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Davy Crockett.

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posted on Jun, 20 2005 @ 02:58 PM
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Most are, this is true, but I'm talking about the newer, smaller ones. The larger, more abundant bombs were needed during the cold war to deter a Soviet ground assault, and the smaller ones would not have sufficed. I'm not sure the technology even existed for small ones at the time. Although a neutron bomb the size of a baseball might blow up a small building and tip a few cars, the destruction would mainly be with the neutron radiation for several blocks around. I also doubt that terrorists would be using the larger ones, for detection problems as Simon666 mentioned.

Sorry to take it off topic Delta lol. Yes, Davy Crocket is beautiful. But 151,000 of these babies? I wonder if either nation could even be able to use 'em all before both were completely annihilated!

[edit on 20-6-2005 by zhangmaster]




posted on Jun, 21 2005 @ 02:09 AM
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Originally posted by zhangmaster
Thanks to the DNC/Chinagate scandal, however, China is now known to possess neutron devices, and several other countries are rumored to be actively pursuing this technology. Many global intelligence analysts believe that small neutron bombs may unfortunately become the weapon of choice for the discerning terrorist in the 21st century.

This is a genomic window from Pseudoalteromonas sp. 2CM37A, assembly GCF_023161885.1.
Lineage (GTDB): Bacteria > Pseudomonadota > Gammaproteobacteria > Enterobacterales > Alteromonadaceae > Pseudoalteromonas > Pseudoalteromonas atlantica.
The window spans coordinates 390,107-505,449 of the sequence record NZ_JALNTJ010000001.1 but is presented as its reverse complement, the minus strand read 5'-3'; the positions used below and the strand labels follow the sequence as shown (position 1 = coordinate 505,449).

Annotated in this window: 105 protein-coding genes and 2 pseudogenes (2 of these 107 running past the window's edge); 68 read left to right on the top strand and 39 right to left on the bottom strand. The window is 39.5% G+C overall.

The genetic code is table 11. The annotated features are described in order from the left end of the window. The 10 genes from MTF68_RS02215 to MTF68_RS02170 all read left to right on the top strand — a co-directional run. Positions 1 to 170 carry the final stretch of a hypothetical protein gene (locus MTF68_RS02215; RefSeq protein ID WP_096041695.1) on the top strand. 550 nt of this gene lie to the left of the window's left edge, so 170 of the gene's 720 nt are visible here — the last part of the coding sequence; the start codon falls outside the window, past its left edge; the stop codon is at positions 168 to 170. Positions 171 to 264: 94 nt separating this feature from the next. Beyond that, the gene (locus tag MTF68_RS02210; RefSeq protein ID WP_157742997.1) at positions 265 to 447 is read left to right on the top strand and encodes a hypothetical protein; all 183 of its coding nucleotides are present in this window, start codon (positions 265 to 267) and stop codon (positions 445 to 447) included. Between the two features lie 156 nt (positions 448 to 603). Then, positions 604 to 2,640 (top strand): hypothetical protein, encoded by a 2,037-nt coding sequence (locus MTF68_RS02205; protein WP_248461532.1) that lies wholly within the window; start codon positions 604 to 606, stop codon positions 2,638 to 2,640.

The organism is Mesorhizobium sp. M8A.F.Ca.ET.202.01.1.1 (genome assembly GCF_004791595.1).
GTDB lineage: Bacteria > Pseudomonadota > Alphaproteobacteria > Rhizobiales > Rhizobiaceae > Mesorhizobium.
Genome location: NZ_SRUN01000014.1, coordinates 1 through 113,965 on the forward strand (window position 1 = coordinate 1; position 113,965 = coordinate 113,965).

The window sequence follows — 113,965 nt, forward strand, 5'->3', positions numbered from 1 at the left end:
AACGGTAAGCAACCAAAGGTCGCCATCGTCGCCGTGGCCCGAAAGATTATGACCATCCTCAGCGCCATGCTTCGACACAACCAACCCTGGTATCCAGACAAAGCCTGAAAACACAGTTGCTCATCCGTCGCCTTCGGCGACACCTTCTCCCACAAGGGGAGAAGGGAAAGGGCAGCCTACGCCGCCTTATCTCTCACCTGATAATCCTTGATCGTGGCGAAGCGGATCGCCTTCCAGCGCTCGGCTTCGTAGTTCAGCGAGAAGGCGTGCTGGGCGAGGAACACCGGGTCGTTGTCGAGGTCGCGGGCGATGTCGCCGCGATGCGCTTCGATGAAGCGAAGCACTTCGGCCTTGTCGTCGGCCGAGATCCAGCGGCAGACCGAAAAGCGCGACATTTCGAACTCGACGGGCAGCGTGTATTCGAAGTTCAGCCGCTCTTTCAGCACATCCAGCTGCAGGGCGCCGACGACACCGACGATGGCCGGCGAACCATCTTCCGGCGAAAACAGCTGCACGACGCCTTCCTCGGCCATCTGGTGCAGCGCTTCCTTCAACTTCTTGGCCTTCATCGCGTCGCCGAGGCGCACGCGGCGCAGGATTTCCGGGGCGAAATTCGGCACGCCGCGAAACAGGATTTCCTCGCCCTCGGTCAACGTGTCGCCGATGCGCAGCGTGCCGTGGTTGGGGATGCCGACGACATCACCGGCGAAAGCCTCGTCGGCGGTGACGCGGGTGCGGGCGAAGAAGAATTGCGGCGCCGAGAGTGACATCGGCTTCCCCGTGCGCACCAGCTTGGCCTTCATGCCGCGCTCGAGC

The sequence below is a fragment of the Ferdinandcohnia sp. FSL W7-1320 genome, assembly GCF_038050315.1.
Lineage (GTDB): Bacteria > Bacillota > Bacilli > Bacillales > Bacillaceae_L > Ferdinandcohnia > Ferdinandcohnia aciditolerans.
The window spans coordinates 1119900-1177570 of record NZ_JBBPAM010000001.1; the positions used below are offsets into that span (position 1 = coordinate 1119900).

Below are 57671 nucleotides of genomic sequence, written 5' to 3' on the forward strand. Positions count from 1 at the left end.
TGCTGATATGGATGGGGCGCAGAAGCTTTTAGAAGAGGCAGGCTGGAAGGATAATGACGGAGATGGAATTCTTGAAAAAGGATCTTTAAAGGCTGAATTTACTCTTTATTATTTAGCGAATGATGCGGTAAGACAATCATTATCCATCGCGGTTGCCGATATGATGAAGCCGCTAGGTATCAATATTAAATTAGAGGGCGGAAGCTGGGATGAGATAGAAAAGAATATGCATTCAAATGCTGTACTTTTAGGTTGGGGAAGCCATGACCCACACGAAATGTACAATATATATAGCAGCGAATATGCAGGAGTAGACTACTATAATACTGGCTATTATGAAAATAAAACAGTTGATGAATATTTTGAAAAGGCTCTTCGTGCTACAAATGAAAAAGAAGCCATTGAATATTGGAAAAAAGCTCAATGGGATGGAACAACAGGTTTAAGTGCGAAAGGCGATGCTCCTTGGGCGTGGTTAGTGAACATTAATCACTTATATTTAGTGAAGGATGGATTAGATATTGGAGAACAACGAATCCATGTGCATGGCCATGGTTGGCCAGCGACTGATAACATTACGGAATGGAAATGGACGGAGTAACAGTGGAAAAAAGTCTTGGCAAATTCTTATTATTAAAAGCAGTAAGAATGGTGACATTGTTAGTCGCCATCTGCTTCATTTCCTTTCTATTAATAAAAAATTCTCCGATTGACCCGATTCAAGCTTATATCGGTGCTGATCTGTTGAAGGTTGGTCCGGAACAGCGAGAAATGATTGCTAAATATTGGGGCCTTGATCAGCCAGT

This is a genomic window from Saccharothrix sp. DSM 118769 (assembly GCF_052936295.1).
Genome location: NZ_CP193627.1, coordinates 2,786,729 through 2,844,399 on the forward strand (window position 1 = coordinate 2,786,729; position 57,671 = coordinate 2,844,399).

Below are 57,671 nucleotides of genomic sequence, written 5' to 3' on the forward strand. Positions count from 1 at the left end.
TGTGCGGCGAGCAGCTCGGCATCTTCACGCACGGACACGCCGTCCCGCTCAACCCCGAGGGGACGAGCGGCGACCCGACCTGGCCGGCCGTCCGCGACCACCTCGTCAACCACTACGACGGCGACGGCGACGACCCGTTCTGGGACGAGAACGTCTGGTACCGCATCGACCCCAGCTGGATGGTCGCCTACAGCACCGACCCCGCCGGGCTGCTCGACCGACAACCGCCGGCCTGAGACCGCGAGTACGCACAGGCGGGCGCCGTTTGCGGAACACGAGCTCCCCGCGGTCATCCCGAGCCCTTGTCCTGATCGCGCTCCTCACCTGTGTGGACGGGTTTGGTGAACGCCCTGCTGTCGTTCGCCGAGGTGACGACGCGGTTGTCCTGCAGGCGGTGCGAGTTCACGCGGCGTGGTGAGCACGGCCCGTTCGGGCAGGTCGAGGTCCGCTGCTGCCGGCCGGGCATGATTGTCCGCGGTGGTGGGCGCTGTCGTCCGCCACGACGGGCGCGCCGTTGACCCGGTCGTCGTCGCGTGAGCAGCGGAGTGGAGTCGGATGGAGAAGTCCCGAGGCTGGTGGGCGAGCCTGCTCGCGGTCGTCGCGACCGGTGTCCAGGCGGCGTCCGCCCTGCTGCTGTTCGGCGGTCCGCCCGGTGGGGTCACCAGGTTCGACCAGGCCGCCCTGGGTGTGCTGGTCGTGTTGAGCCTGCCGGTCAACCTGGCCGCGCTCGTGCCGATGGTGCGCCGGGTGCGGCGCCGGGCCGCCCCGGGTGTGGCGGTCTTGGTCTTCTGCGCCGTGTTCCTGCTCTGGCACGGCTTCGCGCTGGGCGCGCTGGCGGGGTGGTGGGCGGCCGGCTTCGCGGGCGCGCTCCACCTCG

I thought that there was no evidence there had actually been nuclear leaks to China.



Originally posted by zhangmaster
I've heard this mentioned a lot actually, and there must be some way to get it into the country if people are getting worried about it. That is interesting information though Simon, I didn't know they were that detectable.

I made a stupid mistake, I thought tritium emitted positrons while it is actually 18 keV electrons which are easily blocked.



posted on Jun, 21 2005 @ 07:44 AM
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Yeah, about the Chinagate scandal, I had no idea myself until recently when I was researching the neutron bomb. Apparently it happened during the regan-Bush era. Something was leaked, because China advanced in its nuclear program much faster than should have been possible.



In the early years of the Clinton administration, U.S. intelligence experts began to suspect that the Chinese nuclear breakthrough most likely came from purloined U.S. secrets. “It’s like they were driving a Model T and went around the corner and suddenly had a Corvette,” said Robert M. Hanson, a Los Alamos intelligence analyst, in early 1995, the Times reported.


The spy, according to the article was named Wen Ho Lee



But the Chinese-espionage story didn’t gain national attention until March 1999 when the New York Times published several imprecise front-page stories fingering Lee as an espionage suspect. This “Chinagate” story broke just weeks after Clinton’s impeachment and Senate trial for lying about sex with Monica Lewinsky.


www.consortiumnews.com...

[edit on 21-6-2005 by zhangmaster]



posted on Jun, 21 2005 @ 07:56 AM
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They found not a single piece of evidence other than the guy being originally from China. It also makes you doubt how the US supposedly "knows" the Chinese have made such advances, I sincerely doubt they have access to Chinese nuclear secrets.



posted on Jun, 21 2005 @ 09:56 AM
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the davey crocket
the hight of military cold war dark humor......look at old mate just a standin there all out in the open a wonderin if that puppies 2000m MAXIMUM range was maybe a little short? INSANE.......and to think, real real smart people invented this thing